What Are the Common Types of Elder Abuse?
Elder abuse and nursing home abuse can manifest in different forms. It can be physical, emotional, sexual, or financial. In addition, any intentional mistreatment by a caregiver, nursing home employee, doctor, or staff member that creates risk or harm for the elderly is abuse.
- Physical Abuse – Any violence against a nursing home resident is considered physical abuse. This can include but isn’t limited to, hitting, smacking, poking, pinching, shoving, scratching, burning, pulling hair, or using unnecessary restraints or force to get a resident to comply.
- Emotional or Psychological Abuse – Verbal insults, bullying, yelling, screaming, intimidating, manipulating, denouncing, or using threats are all forms of emotional abuse. Because emotional abuse doesn’t leave a mark, it may be harder to detect, but it can harm a resident’s physical health and emotional stability. Nursing home residents have the legal right to be treated with dignity and respect. When caregivers and staff fail to treat residents with dignity and respect, they are breaking the law and should be held accountable.
- Sexual Abuse – When a nursing home resident is forced, threatened, manipulated, or intimidated into any nonconsensual sexually based touch or contact, it is sexual abuse. Any unwanted sexual contact or behavior without the recipient’s consent is abuse. This can include, but isn’t limited to, unwanted sexual advances, “dirty” talk, forced viewing of pornographic material, flashing, molestation, attempted rape, rape, fondling, oral penetration, or any forcible sexual contact.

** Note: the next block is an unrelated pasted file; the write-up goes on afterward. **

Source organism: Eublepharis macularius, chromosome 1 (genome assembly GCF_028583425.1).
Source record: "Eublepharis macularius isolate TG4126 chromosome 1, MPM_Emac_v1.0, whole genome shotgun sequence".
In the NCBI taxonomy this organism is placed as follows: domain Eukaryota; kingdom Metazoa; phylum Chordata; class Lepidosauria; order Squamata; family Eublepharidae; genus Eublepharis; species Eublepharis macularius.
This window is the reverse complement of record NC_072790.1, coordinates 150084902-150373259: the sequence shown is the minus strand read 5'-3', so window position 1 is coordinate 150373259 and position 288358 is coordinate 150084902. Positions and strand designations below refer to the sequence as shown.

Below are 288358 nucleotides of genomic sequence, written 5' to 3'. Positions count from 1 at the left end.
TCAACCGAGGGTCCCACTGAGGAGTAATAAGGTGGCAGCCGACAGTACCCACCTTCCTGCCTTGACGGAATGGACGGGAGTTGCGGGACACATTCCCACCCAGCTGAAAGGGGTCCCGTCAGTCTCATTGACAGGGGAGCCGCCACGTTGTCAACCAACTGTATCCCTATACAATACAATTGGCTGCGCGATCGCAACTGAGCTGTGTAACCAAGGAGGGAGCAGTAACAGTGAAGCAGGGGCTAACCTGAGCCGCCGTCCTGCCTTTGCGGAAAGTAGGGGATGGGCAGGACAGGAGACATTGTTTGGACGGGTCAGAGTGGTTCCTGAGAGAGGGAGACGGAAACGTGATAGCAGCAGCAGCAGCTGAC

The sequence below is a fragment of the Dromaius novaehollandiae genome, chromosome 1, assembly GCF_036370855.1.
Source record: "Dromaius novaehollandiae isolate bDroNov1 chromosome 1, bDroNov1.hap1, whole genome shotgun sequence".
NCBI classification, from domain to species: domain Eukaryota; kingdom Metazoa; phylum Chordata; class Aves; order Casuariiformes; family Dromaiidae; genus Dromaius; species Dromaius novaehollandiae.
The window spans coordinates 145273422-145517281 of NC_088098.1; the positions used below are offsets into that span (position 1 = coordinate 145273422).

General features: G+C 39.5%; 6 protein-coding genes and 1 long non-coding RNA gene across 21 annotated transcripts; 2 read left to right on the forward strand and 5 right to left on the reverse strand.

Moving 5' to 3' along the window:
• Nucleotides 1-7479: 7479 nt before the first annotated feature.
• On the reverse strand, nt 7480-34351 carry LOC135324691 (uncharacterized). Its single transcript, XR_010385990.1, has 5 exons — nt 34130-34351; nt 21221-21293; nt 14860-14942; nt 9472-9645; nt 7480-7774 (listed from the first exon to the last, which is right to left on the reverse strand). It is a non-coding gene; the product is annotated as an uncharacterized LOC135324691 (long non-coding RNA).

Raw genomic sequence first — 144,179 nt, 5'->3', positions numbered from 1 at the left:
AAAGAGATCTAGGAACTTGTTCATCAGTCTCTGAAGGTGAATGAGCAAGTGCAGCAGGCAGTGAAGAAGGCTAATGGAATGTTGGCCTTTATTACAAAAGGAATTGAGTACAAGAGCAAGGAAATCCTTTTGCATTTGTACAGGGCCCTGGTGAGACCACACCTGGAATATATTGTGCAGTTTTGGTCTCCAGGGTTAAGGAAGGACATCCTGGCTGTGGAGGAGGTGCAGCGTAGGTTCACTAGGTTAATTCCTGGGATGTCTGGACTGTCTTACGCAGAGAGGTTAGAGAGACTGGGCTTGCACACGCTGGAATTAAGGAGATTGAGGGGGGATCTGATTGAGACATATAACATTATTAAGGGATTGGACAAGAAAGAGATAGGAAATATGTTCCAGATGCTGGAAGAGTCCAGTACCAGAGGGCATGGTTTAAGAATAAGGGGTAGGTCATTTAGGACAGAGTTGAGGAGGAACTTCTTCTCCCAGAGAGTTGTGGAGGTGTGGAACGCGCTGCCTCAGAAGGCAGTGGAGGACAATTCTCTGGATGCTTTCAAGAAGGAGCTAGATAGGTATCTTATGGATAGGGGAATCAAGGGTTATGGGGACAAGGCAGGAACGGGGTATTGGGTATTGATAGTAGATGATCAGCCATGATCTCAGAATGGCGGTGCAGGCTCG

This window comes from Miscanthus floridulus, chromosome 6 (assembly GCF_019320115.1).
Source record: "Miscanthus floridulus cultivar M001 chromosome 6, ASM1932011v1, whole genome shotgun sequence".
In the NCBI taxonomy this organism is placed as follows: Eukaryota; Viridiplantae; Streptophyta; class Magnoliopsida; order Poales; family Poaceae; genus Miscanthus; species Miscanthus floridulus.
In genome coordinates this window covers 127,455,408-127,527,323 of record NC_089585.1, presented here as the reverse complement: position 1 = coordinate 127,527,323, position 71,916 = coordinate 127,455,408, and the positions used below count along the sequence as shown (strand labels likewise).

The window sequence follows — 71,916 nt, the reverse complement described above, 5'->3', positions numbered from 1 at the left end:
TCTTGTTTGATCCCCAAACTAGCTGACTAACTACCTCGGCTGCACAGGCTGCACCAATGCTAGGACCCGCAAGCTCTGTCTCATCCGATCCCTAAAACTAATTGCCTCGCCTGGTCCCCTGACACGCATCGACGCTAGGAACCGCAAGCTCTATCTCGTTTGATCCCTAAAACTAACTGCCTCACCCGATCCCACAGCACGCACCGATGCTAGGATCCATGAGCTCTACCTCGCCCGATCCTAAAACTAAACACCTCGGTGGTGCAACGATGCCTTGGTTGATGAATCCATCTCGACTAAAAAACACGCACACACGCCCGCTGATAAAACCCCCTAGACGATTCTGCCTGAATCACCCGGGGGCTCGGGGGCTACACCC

- Financial Abuse or Fraud – Unfortunately, because sick or elderly residents are often more vulnerable, corrupt staff and administrators may take advantage of them. Financial abuse is when caretakers or nursing home administrators misappropriate a resident’s financial resources or use finances to control them. This can include but isn’t limited to fraudulent billing, charging more than a service is worth, Medicare or Medicaid kickbacks, identity theft, stealing cash or ATM cards, stealing expensive items with the intent to sell them, tricking residents into signing documents to gain access to their assets, and financial scams.
Signs of Nursing Home Abuse
Nursing home residents are often elderly, suffer from dementia or Alzheimer’s, or have some disability. In addition, they may be unable to communicate that they’re being neglected or abused verbally, so paying close attention to warning signs indicating a resident is suffering is essential.
Some signs of abuse may include:
- Unexplained marks or bleeding
- Torn clothing
- Burn injuries
- Broken bones
- Sexually transmitted diseases
- Duplicate billing or being billed for services not rendered
Some signs of elder neglect may include:
If your loved one complains about the facility or expresses fear of a certain caretaker or staff member, it’s important you listen to them. Minor complaints should be brought to the attention of the administration and staff, so they can address the issue, but if your loved one complains about abuse or neglect that puts them at risk of serious injury or death, you should contact the police to file a report and determine whether your loved one is in danger and should be moved to another location.
Georgia Nursing Home Laws
You expect your loved one to be treated well when you choose a nursing home, assisted living facility, or other long-term care facility. There are laws to protect nursing home residents; when these laws are violated, the facility should be held accountable.
Georgia Bill of Rights for Residents of Long-Term Care Facilities
Residents of long-term care facilities have the right to reasonable care and skill, the right to be treated with respect and dignity, the right to privacy, and the right to be in a facility that is compliant with applicable laws and regulations under the Georgia act “Thurman v. Pruitt Corp.,” 212 Ga. App. 766, 422, S.E. 2d 844 (1994).